Artificial truth

archives | latest | homepage | atom/rss/twitter

The more you see, the less you believe.

Thu 23 August 2012 — download

On Linux, you can do pretty neat tricks with dynamic libraries.


The manpage of tells us :

LD_PRELOAD A whitespace-separated list of additional, user-specified, ELF shared libraries to be loaded before all others. This can be used to selectively override functions in other shared libraries. For setuid/setgid ELF bina‐ ries, only libraries in the standard search directories that are also setgid will be loaded.

Nice, we are able to put some libraries before others, without recompiling. Soooooooo, we can force a program to use our functions instead of the dynamically loaded ones.


Given a code like this:

#include <stdio.h>
#include <string.h>

char* KEY = "secret";

int main(int argc, char* argv[]){
    if(argc <2){
        printf("Usage: %s <secret_password>n", argv[0]);
        return 1;

    if(! strcmp(KEY, argv[1]))

    return 0;

It would be nice if we could replace the strcmp function with something more verbose, like this:

int strcmp(const char* s1, const char* s2){
    printf("s1: %sn", s1);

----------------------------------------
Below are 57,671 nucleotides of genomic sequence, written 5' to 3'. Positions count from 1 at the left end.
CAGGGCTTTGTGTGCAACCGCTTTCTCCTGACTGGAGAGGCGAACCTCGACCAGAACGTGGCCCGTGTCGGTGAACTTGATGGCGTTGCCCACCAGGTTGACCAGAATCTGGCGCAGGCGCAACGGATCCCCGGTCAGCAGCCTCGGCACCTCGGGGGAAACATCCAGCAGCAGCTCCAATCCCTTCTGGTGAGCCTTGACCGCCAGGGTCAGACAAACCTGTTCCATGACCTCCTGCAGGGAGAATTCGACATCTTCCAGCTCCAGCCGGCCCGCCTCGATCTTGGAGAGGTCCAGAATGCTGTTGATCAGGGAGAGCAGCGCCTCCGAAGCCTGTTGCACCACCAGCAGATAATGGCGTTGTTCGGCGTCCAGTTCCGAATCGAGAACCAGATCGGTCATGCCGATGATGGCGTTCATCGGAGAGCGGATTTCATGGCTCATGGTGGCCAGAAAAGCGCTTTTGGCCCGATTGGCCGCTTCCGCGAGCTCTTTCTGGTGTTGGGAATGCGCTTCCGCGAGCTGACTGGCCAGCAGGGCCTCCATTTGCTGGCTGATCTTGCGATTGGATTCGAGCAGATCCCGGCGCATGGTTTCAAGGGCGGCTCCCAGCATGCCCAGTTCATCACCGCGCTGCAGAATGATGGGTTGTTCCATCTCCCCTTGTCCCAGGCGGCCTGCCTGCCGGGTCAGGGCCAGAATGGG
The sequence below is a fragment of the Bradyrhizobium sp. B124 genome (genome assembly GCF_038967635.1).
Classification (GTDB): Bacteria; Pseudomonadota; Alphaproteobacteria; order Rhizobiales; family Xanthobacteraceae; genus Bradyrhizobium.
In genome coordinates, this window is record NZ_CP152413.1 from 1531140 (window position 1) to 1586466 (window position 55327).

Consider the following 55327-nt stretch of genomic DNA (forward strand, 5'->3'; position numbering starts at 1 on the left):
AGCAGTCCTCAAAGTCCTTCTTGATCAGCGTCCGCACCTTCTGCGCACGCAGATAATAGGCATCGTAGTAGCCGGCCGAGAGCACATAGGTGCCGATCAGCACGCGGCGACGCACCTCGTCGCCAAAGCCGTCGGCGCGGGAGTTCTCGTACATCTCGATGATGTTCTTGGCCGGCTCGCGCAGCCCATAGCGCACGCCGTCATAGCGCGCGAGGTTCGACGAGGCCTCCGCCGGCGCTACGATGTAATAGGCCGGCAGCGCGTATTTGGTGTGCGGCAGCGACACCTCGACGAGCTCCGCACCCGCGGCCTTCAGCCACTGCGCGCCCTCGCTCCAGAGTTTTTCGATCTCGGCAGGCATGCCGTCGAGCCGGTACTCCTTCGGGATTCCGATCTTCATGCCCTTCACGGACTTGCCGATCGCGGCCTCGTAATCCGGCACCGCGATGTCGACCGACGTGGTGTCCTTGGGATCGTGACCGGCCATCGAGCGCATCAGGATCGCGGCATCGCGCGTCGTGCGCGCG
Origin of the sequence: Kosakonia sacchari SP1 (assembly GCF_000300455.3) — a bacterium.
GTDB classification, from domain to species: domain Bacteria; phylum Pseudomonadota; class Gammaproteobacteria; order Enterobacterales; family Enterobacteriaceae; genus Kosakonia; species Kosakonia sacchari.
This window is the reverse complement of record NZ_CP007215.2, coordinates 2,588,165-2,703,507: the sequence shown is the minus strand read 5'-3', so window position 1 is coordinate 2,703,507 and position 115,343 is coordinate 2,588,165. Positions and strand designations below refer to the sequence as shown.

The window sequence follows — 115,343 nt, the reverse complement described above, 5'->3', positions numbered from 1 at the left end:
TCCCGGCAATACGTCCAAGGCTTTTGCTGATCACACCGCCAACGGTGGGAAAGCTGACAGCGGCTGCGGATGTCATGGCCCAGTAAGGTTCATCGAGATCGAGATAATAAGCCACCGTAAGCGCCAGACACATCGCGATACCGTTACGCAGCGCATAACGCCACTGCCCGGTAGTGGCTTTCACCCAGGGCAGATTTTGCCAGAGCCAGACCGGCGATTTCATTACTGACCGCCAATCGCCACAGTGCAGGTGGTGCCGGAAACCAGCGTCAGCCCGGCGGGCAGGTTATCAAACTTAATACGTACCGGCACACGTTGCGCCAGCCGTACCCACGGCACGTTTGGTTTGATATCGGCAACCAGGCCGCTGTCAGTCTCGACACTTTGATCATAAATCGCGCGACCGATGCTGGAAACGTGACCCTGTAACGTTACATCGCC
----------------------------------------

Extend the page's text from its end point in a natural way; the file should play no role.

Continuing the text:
printf("s2: %sn", s2);
    return 0;

Our function always returns 0 (Which means "strings are equals" in regular strcmp) and shows us the two strings.

$ gcc -fPIC -c strcmp.c -o strcmp.o
$ gcc -shared -o strcmp.o

This will compile our crafted strcmp function as a shared lib.

$ LD_PRELOAD="./" a.out azerty
s1: secret
s2: azerty

Woot !

Even more fun

Remember the ptrace trick to detect debugging ? It can be bypassed by a custom ptrace function:

int ptrace(int request, int pid, int addr, int data){
    return 0;

Of course, this need to be adapted if a more elaborate trick than ptrace(PTRACE_TRACEME, ...) is used.

But this can be countered by looking at the environment variables, with, for example, the getenv function. So, we could do this to counter this counter-measure:

char *getenv(const char *name){
    return 0;

And so on ;)